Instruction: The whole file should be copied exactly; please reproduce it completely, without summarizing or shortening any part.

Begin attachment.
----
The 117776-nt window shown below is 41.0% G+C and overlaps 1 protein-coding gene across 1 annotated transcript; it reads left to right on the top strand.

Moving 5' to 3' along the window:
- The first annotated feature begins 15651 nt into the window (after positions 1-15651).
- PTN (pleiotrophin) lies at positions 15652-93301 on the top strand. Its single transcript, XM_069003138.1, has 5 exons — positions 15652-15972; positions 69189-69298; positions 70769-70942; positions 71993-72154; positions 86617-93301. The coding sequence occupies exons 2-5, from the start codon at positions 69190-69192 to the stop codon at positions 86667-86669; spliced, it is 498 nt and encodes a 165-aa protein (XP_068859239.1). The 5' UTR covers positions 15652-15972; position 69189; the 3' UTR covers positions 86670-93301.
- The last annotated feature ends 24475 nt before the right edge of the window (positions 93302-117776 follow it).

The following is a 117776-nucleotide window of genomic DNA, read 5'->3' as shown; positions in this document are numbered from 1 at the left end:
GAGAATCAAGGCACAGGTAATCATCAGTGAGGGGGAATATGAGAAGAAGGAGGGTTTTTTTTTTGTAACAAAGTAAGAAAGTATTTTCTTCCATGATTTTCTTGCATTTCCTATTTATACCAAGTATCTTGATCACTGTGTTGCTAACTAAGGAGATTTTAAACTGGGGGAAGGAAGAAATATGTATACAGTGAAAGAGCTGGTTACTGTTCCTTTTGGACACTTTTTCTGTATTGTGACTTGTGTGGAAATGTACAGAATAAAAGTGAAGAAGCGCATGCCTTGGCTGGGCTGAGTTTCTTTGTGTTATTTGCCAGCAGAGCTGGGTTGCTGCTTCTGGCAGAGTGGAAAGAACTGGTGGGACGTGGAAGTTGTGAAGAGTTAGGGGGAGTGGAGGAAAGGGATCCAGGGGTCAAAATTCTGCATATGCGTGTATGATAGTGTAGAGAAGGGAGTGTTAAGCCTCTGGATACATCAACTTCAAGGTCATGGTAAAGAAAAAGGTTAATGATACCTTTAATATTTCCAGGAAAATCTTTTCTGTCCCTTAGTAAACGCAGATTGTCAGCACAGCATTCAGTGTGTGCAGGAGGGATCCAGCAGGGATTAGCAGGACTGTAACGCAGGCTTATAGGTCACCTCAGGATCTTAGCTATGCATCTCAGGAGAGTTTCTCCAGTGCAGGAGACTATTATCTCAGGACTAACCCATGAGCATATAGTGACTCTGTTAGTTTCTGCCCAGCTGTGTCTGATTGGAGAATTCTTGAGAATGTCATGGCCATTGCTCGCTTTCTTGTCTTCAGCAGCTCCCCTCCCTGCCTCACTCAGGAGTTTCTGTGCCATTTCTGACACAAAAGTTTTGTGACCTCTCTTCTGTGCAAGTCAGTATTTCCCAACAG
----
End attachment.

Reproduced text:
The 117776-nt window shown below is 41.0% G+C and overlaps 1 protein-coding gene across 1 annotated transcript; it reads left to right on the top strand.

Moving 5' to 3' along the window:
- The first annotated feature begins 15651 nt into the window (after positions 1-15651).
- PTN (pleiotrophin) lies at positions 15652-93301 on the top strand. Its single transcript, XM_069003138.1, has 5 exons — positions 15652-15972; positions 69189-69298; positions 70769-70942; positions 71993-72154; positions 86617-93301. The coding sequence occupies exons 2-5, from the start codon at positions 69190-69192 to the stop codon at positions 86667-86669; spliced, it is 498 nt and encodes a 165-aa protein (XP_068859239.1). The 5' UTR covers positions 15652-15972; position 69189; the 3' UTR covers positions 86670-93301.
- The last annotated feature ends 24475 nt before the right edge of the window (positions 93302-117776 follow it).

The following is a 117776-nucleotide window of genomic DNA, read 5'->3' as shown; positions in this document are numbered from 1 at the left end:
GAGAATCAAGGCACAGGTAATCATCAGTGAGGGGGAATATGAGAAGAAGGAGGGTTTTTTTTTTGTAACAAAGTAAGAAAGTATTTTCTTCCATGATTTTCTTGCATTTCCTATTTATACCAAGTATCTTGATCACTGTGTTGCTAACTAAGGAGATTTTAAACTGGGGGAAGGAAGAAATATGTATACAGTGAAAGAGCTGGTTACTGTTCCTTTTGGACACTTTTTCTGTATTGTGACTTGTGTGGAAATGTACAGAATAAAAGTGAAGAAGCGCATGCCTTGGCTGGGCTGAGTTTCTTTGTGTTATTTGCCAGCAGAGCTGGGTTGCTGCTTCTGGCAGAGTGGAAAGAACTGGTGGGACGTGGAAGTTGTGAAGAGTTAGGGGGAGTGGAGGAAAGGGATCCAGGGGTCAAAATTCTGCATATGCGTGTATGATAGTGTAGAGAAGGGAGTGTTAAGCCTCTGGATACATCAACTTCAAGGTCATGGTAAAGAAAAAGGTTAATGATACCTTTAATATTTCCAGGAAAATCTTTTCTGTCCCTTAGTAAACGCAGATTGTCAGCACAGCATTCAGTGTGTGCAGGAGGGATCCAGCAGGGATTAGCAGGACTGTAACGCAGGCTTATAGGTCACCTCAGGATCTTAGCTATGCATCTCAGGAGAGTTTCTCCAGTGCAGGAGACTATTATCTCAGGACTAACCCATGAGCATATAGTGACTCTGTTAGTTTCTGCCCAGCTGTGTCTGATTGGAGAATTCTTGAGAATGTCATGGCCATTGCTCGCTTTCTTGTCTTCAGCAGCTCCCCTCCCTGCCTCACTCAGGAGTTTCTGTGCCATTTCTGACACAAAAGTTTTGTGACCTCTCTTCTGTGCAAGTCAGTATTTCCCAACAG